Foe Men and for Women
A recent study suggests that the chief problem facing women at work is no different from that facing men. It is not balancing the demands of home and the job. It is, simply, too much work.
According to research conducted by two business school professors: “men were at least as likely as women to say the long hours interfered with their family lives.” But the truly astonishing finding: “they quit at the same rate.”
This flies in the face of conventional wisdom – as well as the prolonged conversations about how companies could become more gender friendly. Adjustments like flexible schedules or working at home often end up penalizing women who are seen as lacking the commitment to sacrifice as much as men for their careers. Indeed, the company that invited the research started out presuming that they were losing more women, an assumption belied by the facts.
According to a report on this research in The New York Times, “Men and women dealt with the pressure differently. Women were more likely to take advantage of formal flexible work policies, like working part-time, or to move to less demanding positions that didn’t involve serving clients or earning revenue for the company. Men, on the other hand, either happily complied, suffered in silence — or simply worked the hours they wanted without asking permission. About a third of them, according to another paper . . . would leave to attend their children’s activities while staying in touch on their phones. They also developed more local clients to reduce travel or informally arranged with colleagues to cover for them. Decisions like these tended to get men promoted.”
Men are expected to be devoted to their work, and women to their family. A female associate said: ‘When I look at a female partner, it does leak into my thinking: How do I think she is as a mother in addition to how do I think she is as a partner? When I look at men, I don’t think about what kind of father they are.’”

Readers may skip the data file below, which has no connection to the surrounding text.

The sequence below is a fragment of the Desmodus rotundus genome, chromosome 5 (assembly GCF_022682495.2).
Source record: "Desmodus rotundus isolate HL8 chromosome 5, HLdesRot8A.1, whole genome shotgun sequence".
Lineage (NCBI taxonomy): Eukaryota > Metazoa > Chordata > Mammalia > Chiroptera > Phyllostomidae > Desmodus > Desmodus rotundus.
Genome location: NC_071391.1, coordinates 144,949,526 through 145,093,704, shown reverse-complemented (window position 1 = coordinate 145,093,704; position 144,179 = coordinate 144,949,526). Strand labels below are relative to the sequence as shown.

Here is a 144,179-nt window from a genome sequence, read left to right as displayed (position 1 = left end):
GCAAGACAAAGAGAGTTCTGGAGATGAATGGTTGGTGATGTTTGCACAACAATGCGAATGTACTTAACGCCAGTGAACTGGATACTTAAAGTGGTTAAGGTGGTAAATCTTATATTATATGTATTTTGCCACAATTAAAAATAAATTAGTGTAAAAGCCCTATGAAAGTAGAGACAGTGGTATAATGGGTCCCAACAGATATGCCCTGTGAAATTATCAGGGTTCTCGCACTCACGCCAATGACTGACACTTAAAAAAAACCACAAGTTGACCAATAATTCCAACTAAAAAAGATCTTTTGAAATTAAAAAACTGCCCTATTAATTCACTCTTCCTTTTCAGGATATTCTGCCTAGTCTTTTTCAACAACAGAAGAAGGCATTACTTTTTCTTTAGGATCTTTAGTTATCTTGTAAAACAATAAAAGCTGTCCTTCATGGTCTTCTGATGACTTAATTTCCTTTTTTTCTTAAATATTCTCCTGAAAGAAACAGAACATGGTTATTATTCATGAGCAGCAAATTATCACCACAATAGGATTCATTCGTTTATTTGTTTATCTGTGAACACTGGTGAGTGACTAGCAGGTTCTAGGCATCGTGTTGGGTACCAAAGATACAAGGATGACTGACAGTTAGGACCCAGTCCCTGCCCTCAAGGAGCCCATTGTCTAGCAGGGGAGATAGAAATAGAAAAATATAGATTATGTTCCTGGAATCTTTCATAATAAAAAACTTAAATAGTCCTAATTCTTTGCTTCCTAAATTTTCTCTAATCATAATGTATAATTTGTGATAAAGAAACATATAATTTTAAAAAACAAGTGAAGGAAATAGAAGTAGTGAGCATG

These are stereotypes, of course. But they are also prejudices, whose impact is vastly augmented as the volume of work in our society continuously ramps up. Men and women alike suffer from overwork, and it is getting worse. “The time Americans spend at work has sharply increased over the last four decades,” the Times noted. “We work an average of 1,836 hours a year, up 9 percent from 1,687 in 1979.” This is substantially above the norms for other industrialized western countries.
The researchers said that when they told the consulting firm that had hired them to research the problems faced by their female employees, they found a bigger problem: long hours were taking a toll on both men and women. But “the firm rejected that conclusion. The firm’s representatives said the goal was to focus only on policies for women, and that men were largely immune to these issues.”
They did not want to know, perhaps because they were not prepared to do anything about it
To be sure, those speaking for “the firm” on this were almost certainly men. The official view was at variance with the research findings. But it would very difficult for firms to change their attitudes towards work as their competitive advantage often depends on the forms of exploitation that had become standardized and taken for granted.
It is the new norm.